Many years have passed but he still visualized the astounded look; when he pointed the gun at his father’s face and uttered coldly, “Hand over all the family wealth to my comrades. We’re the warriors of the Proletariat National Organization (PNO); our mission in life is equality amongst all.” His father looked aghast when he found his young prodigal son was a member of the banned PNO.

The rain clouds had no mercy and kept up an even pace the next morning, challenging its own capabilities. There were footsteps outside, Kaalu looked up with alert ears, but he signaled Kaalu to be quiet. There was a sharp unfamiliar knock on the door; he quietly pulled out the gun from the drawer. The tapping on the door continued, but with the receding footsteps; all fell silent again except the pitter patter sound of the rains.

In the afternoon, he wanted to take a nap but the thoughts gushed back in his memory.

The bodies of his slain brother and father were lying in the house. His brother’s wife regained her consciousness after a long time and with all venom in her heart cursed him, “You’ll never live in peace, and it’ll haunt you throughout your life wherever you go.”

He looked at Kaalu’s innocent eyes and addressed, “Why is it occurring in my mind now again; after so many years?”

There was no further information from Bahadur till late at night. He sat in his chair with Kaalu near his feet, not aware when he dozed off.

Suddenly the urgent rap on the door woke him up and Kaalu; who was busy whisking his face on the old man’s feet. He waited with bated breath till the surrounding atmosphere recovered its peaceful existence once again.    

The days and nights seemed longer with no connectivity with the outside world except to enjoy nature’s torments and its beauty in transgressions.

Three days later in the morning; the secluded life was again interrupted by an urgent thud on the door. He stepped out of the bathroom and found an envelope slid under the door. He signaled Kaalu to bring it over. He smelled it all over and then picked it up with his mouth.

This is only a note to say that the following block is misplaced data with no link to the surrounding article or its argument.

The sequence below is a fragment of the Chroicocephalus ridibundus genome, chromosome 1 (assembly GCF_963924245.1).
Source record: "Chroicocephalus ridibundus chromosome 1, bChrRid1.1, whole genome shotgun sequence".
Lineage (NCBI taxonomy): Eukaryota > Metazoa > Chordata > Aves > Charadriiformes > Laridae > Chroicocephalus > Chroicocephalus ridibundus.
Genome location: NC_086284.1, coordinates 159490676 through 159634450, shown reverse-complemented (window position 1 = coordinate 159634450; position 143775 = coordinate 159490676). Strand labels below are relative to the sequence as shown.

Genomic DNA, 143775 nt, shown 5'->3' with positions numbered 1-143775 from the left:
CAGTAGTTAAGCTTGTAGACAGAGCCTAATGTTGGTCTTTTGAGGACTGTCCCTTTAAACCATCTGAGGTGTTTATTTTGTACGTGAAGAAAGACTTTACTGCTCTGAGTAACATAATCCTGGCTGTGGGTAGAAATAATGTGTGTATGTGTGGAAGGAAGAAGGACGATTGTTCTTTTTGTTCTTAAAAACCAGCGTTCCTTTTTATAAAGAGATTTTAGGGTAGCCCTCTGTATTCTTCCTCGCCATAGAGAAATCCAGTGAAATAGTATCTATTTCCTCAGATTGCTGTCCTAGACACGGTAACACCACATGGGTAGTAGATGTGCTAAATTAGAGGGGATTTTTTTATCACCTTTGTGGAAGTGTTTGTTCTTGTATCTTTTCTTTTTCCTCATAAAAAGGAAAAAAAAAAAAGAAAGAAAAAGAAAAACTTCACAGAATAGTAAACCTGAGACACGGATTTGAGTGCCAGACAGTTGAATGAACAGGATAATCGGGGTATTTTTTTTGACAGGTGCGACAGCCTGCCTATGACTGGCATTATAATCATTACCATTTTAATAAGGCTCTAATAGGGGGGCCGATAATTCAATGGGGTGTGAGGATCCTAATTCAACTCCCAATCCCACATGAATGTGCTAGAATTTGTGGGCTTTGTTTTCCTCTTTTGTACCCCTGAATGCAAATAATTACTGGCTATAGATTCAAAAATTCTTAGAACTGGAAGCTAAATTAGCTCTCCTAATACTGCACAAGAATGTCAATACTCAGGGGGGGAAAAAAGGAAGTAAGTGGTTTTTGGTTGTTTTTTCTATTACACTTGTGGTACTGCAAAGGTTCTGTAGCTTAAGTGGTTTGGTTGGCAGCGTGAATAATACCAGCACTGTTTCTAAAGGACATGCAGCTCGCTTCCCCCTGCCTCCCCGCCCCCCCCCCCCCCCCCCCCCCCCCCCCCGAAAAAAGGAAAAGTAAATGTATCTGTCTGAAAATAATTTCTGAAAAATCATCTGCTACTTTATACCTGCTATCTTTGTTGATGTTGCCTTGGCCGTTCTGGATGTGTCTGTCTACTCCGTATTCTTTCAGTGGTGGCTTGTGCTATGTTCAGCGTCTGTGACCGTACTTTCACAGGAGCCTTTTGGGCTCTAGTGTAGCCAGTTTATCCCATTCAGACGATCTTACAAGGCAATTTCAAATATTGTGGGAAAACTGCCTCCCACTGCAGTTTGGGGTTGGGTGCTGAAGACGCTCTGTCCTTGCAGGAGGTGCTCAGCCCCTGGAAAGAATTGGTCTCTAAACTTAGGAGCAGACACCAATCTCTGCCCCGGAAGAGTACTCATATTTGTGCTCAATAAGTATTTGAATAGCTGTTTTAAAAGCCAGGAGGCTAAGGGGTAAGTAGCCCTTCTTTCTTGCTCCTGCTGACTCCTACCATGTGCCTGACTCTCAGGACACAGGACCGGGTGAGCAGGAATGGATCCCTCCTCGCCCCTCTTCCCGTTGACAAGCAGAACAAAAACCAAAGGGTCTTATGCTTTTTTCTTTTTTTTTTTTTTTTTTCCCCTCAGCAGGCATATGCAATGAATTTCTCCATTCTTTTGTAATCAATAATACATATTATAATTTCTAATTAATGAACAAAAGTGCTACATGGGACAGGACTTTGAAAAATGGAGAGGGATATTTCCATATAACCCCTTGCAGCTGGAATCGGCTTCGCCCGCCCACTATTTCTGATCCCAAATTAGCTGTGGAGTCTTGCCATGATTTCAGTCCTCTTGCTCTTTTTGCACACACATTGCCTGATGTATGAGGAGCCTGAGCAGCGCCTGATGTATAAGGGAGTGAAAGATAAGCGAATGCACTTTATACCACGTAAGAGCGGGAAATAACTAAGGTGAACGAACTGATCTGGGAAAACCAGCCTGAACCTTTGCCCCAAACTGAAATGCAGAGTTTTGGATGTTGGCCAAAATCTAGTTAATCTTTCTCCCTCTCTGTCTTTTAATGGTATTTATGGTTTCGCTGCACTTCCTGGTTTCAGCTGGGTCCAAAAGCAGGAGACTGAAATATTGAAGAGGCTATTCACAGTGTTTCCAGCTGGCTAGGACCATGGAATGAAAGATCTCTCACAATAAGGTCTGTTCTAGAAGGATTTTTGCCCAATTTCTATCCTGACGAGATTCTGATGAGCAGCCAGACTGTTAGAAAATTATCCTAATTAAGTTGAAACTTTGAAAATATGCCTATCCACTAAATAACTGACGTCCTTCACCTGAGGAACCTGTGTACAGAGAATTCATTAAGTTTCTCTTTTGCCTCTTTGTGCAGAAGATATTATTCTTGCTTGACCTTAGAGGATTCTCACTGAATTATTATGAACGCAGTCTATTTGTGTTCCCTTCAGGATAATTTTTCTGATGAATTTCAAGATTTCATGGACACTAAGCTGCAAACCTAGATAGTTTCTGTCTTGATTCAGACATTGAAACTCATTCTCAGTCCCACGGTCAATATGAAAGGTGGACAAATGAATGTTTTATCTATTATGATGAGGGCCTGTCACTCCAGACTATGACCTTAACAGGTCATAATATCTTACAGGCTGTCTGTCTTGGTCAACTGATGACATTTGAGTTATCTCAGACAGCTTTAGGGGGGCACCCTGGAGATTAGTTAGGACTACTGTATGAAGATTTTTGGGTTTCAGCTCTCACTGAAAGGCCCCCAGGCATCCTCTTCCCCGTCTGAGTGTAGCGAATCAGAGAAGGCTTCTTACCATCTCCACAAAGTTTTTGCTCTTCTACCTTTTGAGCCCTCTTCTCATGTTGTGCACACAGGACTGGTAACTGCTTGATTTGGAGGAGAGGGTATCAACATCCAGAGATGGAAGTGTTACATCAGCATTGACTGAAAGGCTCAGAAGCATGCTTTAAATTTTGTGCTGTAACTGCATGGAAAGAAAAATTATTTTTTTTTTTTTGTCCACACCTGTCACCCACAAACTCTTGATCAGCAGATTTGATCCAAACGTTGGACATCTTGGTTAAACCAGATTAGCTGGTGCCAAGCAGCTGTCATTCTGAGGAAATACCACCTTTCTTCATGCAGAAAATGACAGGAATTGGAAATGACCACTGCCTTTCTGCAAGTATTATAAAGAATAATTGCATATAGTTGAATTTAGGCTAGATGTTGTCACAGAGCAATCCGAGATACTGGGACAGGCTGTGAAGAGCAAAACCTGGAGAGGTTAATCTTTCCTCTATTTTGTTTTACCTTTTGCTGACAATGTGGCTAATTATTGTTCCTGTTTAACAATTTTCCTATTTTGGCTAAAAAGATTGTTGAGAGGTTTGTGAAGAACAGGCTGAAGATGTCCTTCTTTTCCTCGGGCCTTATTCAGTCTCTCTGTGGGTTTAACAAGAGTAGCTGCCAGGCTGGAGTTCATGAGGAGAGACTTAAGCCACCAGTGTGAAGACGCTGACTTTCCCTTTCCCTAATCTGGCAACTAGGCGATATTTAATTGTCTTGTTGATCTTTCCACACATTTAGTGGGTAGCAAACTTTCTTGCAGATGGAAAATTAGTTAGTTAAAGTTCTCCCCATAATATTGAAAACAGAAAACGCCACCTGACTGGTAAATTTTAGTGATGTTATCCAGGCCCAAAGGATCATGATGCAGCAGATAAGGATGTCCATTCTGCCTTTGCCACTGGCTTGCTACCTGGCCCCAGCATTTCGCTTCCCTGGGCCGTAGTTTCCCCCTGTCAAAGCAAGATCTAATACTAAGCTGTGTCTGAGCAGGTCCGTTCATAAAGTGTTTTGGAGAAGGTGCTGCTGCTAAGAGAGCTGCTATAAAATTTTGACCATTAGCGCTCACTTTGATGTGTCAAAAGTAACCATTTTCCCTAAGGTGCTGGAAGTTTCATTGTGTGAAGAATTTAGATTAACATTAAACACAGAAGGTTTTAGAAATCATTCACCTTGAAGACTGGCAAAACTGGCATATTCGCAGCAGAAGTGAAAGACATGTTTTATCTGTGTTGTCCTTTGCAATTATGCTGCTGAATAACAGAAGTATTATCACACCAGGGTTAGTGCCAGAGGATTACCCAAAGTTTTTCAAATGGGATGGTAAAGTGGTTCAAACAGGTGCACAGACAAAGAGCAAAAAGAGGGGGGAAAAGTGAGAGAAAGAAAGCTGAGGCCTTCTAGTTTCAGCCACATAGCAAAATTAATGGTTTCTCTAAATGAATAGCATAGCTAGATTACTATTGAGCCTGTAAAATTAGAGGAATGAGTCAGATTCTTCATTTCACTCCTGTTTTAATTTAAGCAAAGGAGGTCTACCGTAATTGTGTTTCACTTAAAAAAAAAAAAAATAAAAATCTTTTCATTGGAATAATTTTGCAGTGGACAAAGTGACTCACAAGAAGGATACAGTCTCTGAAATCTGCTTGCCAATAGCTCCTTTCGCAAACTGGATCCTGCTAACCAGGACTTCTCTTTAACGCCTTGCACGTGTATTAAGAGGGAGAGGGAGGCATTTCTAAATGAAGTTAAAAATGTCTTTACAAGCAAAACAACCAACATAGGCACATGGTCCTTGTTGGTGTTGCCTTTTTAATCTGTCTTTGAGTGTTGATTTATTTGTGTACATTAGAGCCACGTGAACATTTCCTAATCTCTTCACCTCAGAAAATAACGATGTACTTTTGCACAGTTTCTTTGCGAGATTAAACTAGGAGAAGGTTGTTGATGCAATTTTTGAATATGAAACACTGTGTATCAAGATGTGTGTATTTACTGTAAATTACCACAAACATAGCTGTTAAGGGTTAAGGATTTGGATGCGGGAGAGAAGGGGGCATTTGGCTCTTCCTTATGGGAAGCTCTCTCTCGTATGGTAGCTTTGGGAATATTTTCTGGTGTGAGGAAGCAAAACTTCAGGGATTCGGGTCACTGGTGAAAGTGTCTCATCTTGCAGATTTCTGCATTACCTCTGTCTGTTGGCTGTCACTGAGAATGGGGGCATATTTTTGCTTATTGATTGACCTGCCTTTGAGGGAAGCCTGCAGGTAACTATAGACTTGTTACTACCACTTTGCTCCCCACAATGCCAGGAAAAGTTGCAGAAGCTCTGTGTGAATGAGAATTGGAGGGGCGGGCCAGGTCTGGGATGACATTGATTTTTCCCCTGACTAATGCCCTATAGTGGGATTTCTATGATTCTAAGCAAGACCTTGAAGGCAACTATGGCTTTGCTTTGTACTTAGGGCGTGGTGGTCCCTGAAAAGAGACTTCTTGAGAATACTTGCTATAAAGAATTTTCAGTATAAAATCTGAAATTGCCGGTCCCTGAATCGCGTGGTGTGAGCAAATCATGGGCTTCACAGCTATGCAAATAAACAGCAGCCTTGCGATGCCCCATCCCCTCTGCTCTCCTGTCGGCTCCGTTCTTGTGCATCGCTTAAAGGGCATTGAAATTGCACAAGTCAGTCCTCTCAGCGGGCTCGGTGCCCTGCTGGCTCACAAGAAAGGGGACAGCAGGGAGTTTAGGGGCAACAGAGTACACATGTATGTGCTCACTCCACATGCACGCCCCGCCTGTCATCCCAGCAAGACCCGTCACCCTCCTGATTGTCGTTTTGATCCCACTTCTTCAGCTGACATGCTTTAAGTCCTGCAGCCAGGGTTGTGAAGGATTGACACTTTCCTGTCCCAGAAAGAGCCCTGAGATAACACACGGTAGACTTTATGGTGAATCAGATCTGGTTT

“Good job, after all, it’s my training” he patted Kaalu with satisfaction.

He stretched on the bed, opened and read the letter.

Dear Dr. Biju Lal,

I’m leaving this town today as I’ve received the notice of my transfer orders. I’ve come to meet you for three consecutive days; but unfortunately, you were reluctant to meet any uninvited guests. I wouldn’t have taken much of your time; except to inform you what I’ve written in this letter; and to bid adieu. Pardon me for intruding into your personal space and disturbing your peaceful existence; as I was aware of your presence inside the house.

I was in a boarding school and never had an opportunity to meet you in person, but I’ve heard mesmerizing stories about your youthful days from my father. Your intelligence and knowledge were envious to all age groups. You were very meritorious; and have received many scholarships from the government and various organizations for your medical courses, but you donated majority of the money for charitable purposes and kept the minimum amount for your educational expenses. You were the hero of the entire community, and we were not only influenced by you but also worshipped your photograph.

I’m aware of that fateful day and the truth behind it. Your intentions were honest of uplifting the conditions of the downtrodden and a society based on equality. I wouldn’t comment on the path chosen by you to fulfill your vision, though you threatened but never wanted to tread the extremist notion of violence to attain the goals. There was a faction in the PNO who differed with you in their beliefs. The rift in the groups led to the unfortunate gruesome incident; where you were victimized.